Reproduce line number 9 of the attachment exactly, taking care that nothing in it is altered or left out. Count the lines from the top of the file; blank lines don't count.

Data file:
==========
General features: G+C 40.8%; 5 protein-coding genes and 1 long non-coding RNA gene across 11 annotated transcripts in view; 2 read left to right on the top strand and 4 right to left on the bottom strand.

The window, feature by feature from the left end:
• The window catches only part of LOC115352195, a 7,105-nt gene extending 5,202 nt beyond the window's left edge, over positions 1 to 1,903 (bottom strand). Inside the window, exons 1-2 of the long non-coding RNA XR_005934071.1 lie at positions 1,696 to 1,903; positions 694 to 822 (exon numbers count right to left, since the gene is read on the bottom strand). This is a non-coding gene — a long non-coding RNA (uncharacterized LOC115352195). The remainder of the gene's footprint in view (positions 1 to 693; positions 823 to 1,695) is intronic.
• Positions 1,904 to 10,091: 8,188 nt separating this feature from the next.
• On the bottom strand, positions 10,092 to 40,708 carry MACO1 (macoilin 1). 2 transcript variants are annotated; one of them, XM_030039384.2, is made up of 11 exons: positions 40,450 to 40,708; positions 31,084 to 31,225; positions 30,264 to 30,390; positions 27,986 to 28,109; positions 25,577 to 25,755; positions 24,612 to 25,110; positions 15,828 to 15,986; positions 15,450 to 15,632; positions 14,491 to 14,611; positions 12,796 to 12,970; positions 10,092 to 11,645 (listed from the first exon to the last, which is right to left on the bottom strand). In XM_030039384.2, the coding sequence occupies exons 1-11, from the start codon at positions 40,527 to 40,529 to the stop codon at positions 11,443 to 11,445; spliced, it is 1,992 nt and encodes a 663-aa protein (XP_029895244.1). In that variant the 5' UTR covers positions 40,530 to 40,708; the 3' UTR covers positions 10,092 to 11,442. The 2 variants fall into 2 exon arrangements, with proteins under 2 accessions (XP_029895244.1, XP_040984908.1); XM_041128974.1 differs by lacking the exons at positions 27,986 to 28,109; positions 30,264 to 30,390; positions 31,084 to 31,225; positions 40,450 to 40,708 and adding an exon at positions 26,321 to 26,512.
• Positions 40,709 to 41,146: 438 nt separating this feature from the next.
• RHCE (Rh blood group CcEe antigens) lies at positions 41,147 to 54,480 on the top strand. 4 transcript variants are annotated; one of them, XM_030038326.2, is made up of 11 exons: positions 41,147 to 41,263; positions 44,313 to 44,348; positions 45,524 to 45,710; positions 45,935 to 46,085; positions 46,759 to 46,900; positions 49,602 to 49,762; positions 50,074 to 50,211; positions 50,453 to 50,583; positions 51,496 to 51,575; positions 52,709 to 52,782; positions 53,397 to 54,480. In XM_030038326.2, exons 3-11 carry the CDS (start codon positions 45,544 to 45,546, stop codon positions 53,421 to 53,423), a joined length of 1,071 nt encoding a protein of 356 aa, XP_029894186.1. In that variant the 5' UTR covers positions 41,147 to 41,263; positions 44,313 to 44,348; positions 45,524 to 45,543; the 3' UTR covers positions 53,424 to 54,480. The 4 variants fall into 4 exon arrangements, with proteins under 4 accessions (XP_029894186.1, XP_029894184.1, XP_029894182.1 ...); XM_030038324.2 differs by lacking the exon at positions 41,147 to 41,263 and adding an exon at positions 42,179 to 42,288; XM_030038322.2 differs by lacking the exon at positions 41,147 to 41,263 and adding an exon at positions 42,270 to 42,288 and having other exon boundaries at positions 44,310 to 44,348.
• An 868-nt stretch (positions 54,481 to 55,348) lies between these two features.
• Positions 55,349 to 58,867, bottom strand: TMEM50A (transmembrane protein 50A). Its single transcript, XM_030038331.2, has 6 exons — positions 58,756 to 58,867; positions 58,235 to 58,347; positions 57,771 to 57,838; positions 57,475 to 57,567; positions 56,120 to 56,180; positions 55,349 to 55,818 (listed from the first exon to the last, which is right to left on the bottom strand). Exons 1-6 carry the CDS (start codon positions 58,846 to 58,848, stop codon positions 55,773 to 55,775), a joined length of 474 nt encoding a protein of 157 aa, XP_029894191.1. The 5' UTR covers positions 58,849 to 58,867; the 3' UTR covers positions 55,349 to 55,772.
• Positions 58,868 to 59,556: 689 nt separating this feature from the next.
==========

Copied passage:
• Positions 55,349 to 58,867, bottom strand: TMEM50A (transmembrane protein 50A). Its single transcript, XM_030038331.2, has 6 exons — positions 58,756 to 58,867; positions 58,235 to 58,347; positions 57,771 to 57,838; positions 57,475 to 57,567; positions 56,120 to 56,180; positions 55,349 to 55,818 (listed from the first exon to the last, which is right to left on the bottom strand). Exons 1-6 carry the CDS (start codon positions 58,846 to 58,848, stop codon positions 55,773 to 55,775), a joined length of 474 nt encoding a protein of 157 aa, XP_029894191.1. The 5' UTR covers positions 58,849 to 58,867; the 3' UTR covers positions 55,349 to 55,772.